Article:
Former United States Secretary of State Henry Kissinger, a pivotal figure in American Cold War history, passed away at 100 years old on Thursday, marking the end of an era. Renowned for his controversial yet impactful tenure, Kissinger, a Nobel Prize winner, served two US presidents and left an enduring imprint on the nation’s foreign policy landscape.
Kissinger’s demise was confirmed by Kissinger Associates Inc, stating that he passed away at his Connecticut residence on Wednesday.
Even in his centenary years, Kissinger remained engaged, attending White House meetings and authoring a book on leadership styles. Notably, he testified before a Senate committee on North Korea’s nuclear threat, showcasing an unwavering dedication to global issues.
In a surprising move this year, Kissinger made an impromptu visit to Beijing, meeting with Chinese President Xi Jinping, underscoring his enduring relevance in international affairs.
During the 1970s, Kissinger served as Secretary of State under Republican President Richard Nixon, playing a pivotal role in numerous global diplomatic initiatives.
A German-born Jewish refugee, Kissinger spearheaded initiatives that forged diplomatic ties with China, facilitated landmark US-Soviet arms talks, navigated relations between Israel and its Arab neighbors, and orchestrated the Paris Peace Accords with North Vietnam.
While Kissinger’s prominence waned following Nixon’s resignation in 1974, he retained considerable diplomatic influence during President Gerald Ford’s tenure and continued to advocate assertive foreign policy positions until his passing.
Despite accolades for his intellect and experience, Kissinger faced criticism, labeled by some as a war criminal due to his backing of anti-communist dictatorships, notably in Latin America. In later years, his global travels were constrained by attempts from foreign nations to question him regarding past US foreign policies.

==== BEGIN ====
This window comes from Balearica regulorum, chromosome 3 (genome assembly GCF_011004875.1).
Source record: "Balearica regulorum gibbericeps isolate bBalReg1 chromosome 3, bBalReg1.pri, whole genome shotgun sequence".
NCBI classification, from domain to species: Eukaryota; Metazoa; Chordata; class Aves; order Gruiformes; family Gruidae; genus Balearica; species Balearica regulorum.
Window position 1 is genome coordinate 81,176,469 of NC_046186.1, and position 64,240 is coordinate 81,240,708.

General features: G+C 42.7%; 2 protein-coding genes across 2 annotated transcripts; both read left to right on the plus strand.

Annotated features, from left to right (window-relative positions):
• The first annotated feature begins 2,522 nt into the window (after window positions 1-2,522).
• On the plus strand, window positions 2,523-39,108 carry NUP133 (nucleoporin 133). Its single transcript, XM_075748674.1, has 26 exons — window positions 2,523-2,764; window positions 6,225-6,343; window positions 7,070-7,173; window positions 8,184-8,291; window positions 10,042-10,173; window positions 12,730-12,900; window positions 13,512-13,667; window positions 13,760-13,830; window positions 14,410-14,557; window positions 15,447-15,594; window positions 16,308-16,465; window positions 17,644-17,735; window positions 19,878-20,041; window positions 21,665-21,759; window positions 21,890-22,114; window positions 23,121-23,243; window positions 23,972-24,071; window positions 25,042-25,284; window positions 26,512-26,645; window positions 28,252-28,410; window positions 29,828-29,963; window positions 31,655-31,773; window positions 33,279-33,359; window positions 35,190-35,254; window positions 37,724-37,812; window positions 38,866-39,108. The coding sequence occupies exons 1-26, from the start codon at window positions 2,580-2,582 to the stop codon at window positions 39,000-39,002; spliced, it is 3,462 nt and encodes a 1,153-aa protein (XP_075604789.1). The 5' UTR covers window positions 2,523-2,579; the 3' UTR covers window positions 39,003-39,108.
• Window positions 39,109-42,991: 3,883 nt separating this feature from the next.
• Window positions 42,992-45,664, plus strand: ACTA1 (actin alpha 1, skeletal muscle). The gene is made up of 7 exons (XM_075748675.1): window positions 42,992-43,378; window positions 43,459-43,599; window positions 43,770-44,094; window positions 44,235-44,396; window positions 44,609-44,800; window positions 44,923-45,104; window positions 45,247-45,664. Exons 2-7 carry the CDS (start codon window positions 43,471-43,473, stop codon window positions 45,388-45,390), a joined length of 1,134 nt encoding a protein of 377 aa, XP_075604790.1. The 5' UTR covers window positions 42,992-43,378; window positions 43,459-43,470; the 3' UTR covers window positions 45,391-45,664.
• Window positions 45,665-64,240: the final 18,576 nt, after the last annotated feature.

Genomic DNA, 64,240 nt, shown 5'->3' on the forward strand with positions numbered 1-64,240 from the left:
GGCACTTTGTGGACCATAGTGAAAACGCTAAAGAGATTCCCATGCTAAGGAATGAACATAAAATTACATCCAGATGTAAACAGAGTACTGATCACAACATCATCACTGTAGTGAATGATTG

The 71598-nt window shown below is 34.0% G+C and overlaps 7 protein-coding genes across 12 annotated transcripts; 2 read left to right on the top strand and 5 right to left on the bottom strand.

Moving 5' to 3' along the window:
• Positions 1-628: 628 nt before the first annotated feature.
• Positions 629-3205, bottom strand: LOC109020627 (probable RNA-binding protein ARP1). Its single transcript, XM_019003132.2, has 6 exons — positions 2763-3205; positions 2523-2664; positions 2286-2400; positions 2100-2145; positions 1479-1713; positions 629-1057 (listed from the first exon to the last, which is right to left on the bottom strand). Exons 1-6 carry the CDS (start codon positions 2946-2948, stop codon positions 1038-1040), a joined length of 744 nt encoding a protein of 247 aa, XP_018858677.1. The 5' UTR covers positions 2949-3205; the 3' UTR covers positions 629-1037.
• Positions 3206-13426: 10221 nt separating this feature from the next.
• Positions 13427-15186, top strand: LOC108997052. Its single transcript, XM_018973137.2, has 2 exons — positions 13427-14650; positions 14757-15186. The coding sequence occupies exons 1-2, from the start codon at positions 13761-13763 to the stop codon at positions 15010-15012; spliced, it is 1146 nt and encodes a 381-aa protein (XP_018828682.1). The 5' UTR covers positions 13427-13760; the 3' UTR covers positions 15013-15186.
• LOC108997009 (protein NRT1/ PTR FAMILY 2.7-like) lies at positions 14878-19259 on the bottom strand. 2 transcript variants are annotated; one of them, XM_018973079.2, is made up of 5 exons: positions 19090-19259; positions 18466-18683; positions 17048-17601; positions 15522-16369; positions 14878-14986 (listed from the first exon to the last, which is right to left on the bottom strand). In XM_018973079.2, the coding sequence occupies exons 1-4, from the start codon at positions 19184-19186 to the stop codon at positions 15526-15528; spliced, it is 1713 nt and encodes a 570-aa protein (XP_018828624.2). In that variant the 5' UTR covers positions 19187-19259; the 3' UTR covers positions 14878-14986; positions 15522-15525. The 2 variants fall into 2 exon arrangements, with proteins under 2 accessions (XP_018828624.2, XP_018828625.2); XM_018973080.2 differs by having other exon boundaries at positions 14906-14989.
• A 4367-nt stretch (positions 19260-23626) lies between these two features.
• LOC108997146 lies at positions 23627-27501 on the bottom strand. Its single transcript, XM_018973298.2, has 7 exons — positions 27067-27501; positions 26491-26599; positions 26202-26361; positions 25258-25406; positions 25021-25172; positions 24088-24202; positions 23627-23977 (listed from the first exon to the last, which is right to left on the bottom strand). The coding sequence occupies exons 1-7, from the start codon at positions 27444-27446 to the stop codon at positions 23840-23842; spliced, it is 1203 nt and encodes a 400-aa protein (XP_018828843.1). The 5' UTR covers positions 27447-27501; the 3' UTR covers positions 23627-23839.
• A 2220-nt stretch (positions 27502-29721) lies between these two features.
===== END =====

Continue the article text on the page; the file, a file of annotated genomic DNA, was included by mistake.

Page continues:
The controversial 1973 Nobel Peace Prize, shared with North Vietnam’s Le Duc Tho — who declined it — remains steeped in controversy. The award triggered the resignation of two Nobel committee members and sparked inquiries into the US’s covert bombing of Cambodia.
Born Heinz Alfred Kissinger in Furth, Germany, on May 27, 1923, he fled Nazi persecution with his family, immigrating to the United States in 1938.
Adopting the name Henry, Kissinger became a naturalized US citizen in 1943. He served in the Army during World War II and pursued higher education at Harvard University, where he earned a master’s degree in 1952 and a doctorate in 1954. Subsequently, he spent 17 years as part of Harvard’s faculty.
Throughout this period, Kissinger consulted for various government bodies. In 1967, he served as an intermediary for the State Department in Vietnam, utilizing his connections to facilitate peace negotiations between President Lyndon Johnson’s administration and the Nixon camp.
After divorcing his first wife, Ann Fleischer, in 1964, Kissinger married Nancy Maginnes, an aide to New York Governor Nelson Rockefeller, in 1974. He is survived by two children from his first marriage.
Life beyond government service saw Kissinger establish a consultancy in New York, offering guidance to global corporate leaders. Engaging in board roles, participating in foreign policy forums, writing books, and providing insights on international affairs through media appearances defined his post-government career.
Following the September 11, 2001, attacks, President George W. Bush appointed Kissinger to lead an investigative committee. However, objections from the Democrats, citing potential conflicts of interest with his consultancy’s clients, led to Kissinger’s resignation from the position.